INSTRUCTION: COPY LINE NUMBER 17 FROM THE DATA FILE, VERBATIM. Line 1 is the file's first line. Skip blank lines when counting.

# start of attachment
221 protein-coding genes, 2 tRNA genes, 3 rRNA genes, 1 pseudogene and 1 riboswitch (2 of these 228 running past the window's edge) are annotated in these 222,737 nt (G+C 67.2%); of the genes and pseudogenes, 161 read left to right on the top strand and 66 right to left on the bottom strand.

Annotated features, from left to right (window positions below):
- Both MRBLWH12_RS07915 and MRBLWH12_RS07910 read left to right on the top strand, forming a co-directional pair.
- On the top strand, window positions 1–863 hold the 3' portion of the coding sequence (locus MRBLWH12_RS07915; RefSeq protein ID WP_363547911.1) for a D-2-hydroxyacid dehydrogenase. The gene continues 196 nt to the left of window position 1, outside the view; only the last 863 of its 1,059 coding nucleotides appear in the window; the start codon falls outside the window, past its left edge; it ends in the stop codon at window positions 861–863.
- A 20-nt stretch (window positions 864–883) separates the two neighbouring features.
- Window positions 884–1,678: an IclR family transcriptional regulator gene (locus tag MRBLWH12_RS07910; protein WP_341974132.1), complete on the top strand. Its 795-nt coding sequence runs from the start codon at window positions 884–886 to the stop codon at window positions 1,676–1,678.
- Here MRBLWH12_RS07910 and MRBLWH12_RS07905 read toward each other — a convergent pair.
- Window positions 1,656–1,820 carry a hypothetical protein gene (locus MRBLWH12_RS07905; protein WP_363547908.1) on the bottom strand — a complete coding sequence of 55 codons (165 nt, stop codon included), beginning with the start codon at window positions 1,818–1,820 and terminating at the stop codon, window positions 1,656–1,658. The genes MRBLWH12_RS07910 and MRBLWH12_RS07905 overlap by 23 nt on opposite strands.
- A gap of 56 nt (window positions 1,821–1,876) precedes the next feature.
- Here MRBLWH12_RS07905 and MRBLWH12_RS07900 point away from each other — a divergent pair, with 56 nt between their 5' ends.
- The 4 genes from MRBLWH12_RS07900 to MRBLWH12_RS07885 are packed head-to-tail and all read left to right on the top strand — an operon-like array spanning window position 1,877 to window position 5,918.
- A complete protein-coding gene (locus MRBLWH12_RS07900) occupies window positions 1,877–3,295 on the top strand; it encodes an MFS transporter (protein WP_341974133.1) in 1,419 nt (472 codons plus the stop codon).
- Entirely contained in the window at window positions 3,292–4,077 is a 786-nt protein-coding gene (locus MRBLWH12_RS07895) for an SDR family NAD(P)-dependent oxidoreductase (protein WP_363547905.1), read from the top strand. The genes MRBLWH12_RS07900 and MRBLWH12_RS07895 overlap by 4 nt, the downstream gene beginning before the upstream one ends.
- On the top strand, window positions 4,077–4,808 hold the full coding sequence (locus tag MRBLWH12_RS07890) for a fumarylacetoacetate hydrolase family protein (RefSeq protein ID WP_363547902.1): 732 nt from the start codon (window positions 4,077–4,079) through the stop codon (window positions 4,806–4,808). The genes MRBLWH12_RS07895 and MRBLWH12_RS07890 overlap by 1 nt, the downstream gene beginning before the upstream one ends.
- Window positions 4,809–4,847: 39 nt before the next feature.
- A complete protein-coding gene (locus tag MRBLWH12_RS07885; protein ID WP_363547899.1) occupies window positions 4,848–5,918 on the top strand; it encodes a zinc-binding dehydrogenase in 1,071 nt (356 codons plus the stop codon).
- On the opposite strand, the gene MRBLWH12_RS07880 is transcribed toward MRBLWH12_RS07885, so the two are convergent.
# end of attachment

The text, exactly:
- On the opposite strand, the gene MRBLWH12_RS07880 is transcribed toward MRBLWH12_RS07885, so the two are convergent.